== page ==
Heads bobble fat fannies waddle, the march to the homeland begins.
70 miles the clan walks and slides away from the sea and back to the sea.
70 miles into the darkest, driest and coldest continent, Antarctica cradles up the South Pole.
High step, searching for partners for one year, away from predators, the mating party begins.
Mutual sex they turn check format a goal, breed their young, months of illness, hurt, struggles, isolation, separation face in the winter the great white ghost of death.
Starvation is a 2-way trip the male is the mother 120 days, mother goes for food-
at one point tough they all must go back to the ocean and sea.
Emperor Penguins they dance and huddle.
Back they go to the ice, to the flow, and sea 50/50, millions of years ago.

 —Anonymous Photo

(Heart attack, 50 years of age)
—Michael Lee Johnson

What happened to 20 acres of farmland tilted toward sun angles,
those sharp stone edges cool fall comes
frost fields covered taking ownership of rented, abused, abandoned land−
10 years Phil has been gone, DeKalb, Illinois farmer.

Did he find salvation in those gold cornfields?
October orange colors, hayrides, and pumpkin harvest
of grey, grave bones buried near the deadly bicycle ride.
Mystery did his lover Betsy
(defense, prosecuting attorney, Elgin, Illinois)
stand by his site after she went through mourning,
the grandstanding at the wake at the farm,
the dimming of all candles, incenses, and memorial shrine
she held sacred within her bedroom walls, now faded.

 Mt. Pleasant Cemetery

(Toronto, Ontario Canada)
—Michael Lee Johnson

Gravediggers uprooting caskets
with sharp, steel shovels-
each slicing step downward
through nerve-rooted earth
cooper pennies jingle in change
pouches dangling by their sides.

They chat casually of Jesus,
His painless resurrection
from the sealed tomb,
money-changers being chased
away from God’s holy temple.

 —Anonymous Photo

—Marchelle Dyon, Chicago, IL

Hear the tom-tom drum
The sloshy swash
Click clacking
Sounds of rain
The happy heavenly tears of cherubs
Laughing, dancing harps of rhythmic
Water music    F

Puddles pools into rivers of kaleidoscopes
Shaping rainbows
Turning umbrellas
Marching colorful rain boots
Prancing down morning mayhem
People-clogged streets.


—Marchelle Dyon

With the disappearance of ink clouds
Day begins with little shade folding out of darkness
Turning colors of blueberries and cream
With blotches of crimson-pinched cheeks thrown across the sky.

I know well the heralds of each dawn.
I know well the sparrow’s song.
I know well the rooster’s cock call.
I know before the deep mocha horizon begins to pale.
I know nature’s town criers that assure me all is well.

The sun lured by birdsong opens its wingspan
To be mathematically perched between the clouds
An aria of still life, a mystery rising
Light bringer an Aubade to lovers
Lovers wrestling angels to again with the blanket of night

I know well the heralds of each dawn.
I know well the sparrow’s song.
I know well the rooster’s cock call.
I know before the deep mocha horizon begins to pale.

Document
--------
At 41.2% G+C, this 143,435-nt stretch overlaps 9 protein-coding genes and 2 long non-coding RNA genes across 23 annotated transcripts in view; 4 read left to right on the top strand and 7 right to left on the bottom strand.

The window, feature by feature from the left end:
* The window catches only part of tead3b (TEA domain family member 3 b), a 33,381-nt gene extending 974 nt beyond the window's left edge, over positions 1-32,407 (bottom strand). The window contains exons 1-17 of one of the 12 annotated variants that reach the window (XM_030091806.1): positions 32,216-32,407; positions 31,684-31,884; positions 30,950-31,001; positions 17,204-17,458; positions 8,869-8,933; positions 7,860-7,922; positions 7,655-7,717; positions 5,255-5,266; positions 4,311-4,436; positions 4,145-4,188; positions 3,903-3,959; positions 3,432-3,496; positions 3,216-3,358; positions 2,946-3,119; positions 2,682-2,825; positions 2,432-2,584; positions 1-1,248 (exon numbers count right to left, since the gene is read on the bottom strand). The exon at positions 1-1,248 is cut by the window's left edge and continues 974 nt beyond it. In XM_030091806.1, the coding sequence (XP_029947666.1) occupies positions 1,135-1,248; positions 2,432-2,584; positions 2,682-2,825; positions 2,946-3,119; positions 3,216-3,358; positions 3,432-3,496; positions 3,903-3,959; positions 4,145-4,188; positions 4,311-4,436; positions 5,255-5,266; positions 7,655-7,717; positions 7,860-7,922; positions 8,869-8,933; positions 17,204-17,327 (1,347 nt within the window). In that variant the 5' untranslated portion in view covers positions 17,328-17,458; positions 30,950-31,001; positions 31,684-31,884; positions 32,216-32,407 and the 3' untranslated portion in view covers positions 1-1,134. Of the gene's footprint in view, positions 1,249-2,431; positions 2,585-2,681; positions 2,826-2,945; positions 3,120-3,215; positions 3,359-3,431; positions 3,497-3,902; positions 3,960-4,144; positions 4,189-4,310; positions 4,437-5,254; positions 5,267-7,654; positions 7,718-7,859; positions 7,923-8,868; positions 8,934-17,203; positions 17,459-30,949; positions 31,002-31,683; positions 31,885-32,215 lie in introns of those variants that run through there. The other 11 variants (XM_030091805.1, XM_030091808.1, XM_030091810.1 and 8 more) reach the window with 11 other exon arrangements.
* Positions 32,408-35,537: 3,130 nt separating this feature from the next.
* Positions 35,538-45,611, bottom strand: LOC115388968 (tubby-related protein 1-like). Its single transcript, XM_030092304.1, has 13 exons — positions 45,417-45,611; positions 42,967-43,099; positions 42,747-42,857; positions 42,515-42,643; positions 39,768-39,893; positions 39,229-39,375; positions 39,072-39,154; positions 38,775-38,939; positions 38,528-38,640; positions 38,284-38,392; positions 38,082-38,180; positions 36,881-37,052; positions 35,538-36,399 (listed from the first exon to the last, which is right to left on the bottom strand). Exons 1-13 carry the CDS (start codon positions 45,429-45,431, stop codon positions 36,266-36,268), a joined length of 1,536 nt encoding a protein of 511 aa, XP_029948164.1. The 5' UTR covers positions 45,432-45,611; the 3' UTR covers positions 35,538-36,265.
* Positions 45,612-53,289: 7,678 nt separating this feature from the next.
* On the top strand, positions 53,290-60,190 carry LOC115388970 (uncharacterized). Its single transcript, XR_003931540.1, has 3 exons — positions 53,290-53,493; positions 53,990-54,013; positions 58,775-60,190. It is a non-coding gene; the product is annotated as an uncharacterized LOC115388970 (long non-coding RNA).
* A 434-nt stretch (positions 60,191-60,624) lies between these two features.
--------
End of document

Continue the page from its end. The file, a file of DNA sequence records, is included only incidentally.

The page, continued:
I know nature’s town criers that assures me all is well.

I know the morning has a song, outside birds chirp it
The good news that comes with the sun
They sing in a leaning oak
Its leaves sweep back the dust and dark at my window
Day mirrors and shine onto my waking eyes all hallowed and divine

I know well the heralds of each dawn.
I know well the sparrow’s song.
I know well the rooster’s cock call.
I know before the deep mocha horizon begins pale.
I know nature’s town criers that assure me all is well.

 —Anonymous Photo

—Marchelle Dyon

She’s only two years old
And already on the move

She’s ready for the world
Her bright eyes, shine
Ready to take on the day

The world’s not ready for her
Still buckled down

With sleepy eyes of frost
While the world naps
Under a blanket of frosty wind

She wears her sweater-coat
Her gloved hands and her boots
She wears a hat with pompoms

Pompoms ringing like bells
Her imagination sparkles like snowflakes
She looks out the window into the dawn

Dreaming of the world outside and not dreaming
An old soul, her days already planned
She is only two years old

And already on the move
Ready to take on the world.


Today’s LittleNip:

—Marchell Dyon

We dream in concrete
Our thoughts are pillars whitewashed with sun
Our eyes rotate like pigeons’
Pigeons perch still, like gargoyles in the park 
Warding off the evil eyes of March
We dream in streetlight
Playing at being peeping toms
Shinning blinding light
Playing laser tag
Into one another’s dream mirror
We dream in prisms
Some dark, some surreal
Ghosted rainbows
Shading a sundial of stone


Our thanks to Illinoisans Michael Johnson and Marchelle Dyon for today’s hearty soufflé of poetry to get us through the middle of the week! Michael has provided the photos to go with his poems; the rain boots I posted with Marchelle’s, well, they just seemed right…


—Anonymous Photo
Celebrate poetry!

Photos in this column can be enlarged by clicking on them once,
then click on the X in the top right corner to come back
to Medusa.

Tuesday, March 28, 2017

The Tenacity of Secrets

—Poems and Original Artwork by Joyce Odam, Sacramento, CA


It doesn’t mean she didn’t think about it—
walking home with the stranger who

had shared an hour with her in the
coffee shop—two casual moments—

sharing time—and that it was cold,